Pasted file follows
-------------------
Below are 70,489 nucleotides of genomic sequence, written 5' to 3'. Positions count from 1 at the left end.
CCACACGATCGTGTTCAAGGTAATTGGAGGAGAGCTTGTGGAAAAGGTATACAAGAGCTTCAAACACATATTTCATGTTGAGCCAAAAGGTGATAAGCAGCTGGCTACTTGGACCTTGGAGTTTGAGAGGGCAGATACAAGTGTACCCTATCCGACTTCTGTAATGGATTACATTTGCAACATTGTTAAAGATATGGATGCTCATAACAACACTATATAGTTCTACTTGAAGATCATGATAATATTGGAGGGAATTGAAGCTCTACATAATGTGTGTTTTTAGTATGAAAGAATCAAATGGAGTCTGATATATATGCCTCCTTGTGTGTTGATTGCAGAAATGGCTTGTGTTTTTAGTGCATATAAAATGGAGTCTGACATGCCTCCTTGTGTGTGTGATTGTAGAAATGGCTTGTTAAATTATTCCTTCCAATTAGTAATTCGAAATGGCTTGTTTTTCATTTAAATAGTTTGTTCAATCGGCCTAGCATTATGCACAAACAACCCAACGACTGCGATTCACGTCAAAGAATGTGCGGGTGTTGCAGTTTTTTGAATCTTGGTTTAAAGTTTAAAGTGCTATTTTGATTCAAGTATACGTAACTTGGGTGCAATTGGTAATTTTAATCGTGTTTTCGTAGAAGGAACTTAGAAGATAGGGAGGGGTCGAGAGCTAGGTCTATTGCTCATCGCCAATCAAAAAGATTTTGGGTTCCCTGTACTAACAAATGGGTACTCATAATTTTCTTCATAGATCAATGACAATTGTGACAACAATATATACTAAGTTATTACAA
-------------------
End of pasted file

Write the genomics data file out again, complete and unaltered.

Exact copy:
Below are 70,489 nucleotides of genomic sequence, written 5' to 3'. Positions count from 1 at the left end.
CCACACGATCGTGTTCAAGGTAATTGGAGGAGAGCTTGTGGAAAAGGTATACAAGAGCTTCAAACACATATTTCATGTTGAGCCAAAAGGTGATAAGCAGCTGGCTACTTGGACCTTGGAGTTTGAGAGGGCAGATACAAGTGTACCCTATCCGACTTCTGTAATGGATTACATTTGCAACATTGTTAAAGATATGGATGCTCATAACAACACTATATAGTTCTACTTGAAGATCATGATAATATTGGAGGGAATTGAAGCTCTACATAATGTGTGTTTTTAGTATGAAAGAATCAAATGGAGTCTGATATATATGCCTCCTTGTGTGTTGATTGCAGAAATGGCTTGTGTTTTTAGTGCATATAAAATGGAGTCTGACATGCCTCCTTGTGTGTGTGATTGTAGAAATGGCTTGTTAAATTATTCCTTCCAATTAGTAATTCGAAATGGCTTGTTTTTCATTTAAATAGTTTGTTCAATCGGCCTAGCATTATGCACAAACAACCCAACGACTGCGATTCACGTCAAAGAATGTGCGGGTGTTGCAGTTTTTTGAATCTTGGTTTAAAGTTTAAAGTGCTATTTTGATTCAAGTATACGTAACTTGGGTGCAATTGGTAATTTTAATCGTGTTTTCGTAGAAGGAACTTAGAAGATAGGGAGGGGTCGAGAGCTAGGTCTATTGCTCATCGCCAATCAAAAAGATTTTGGGTTCCCTGTACTAACAAATGGGTACTCATAATTTTCTTCATAGATCAATGACAATTGTGACAACAATATATACTAAGTTATTACAA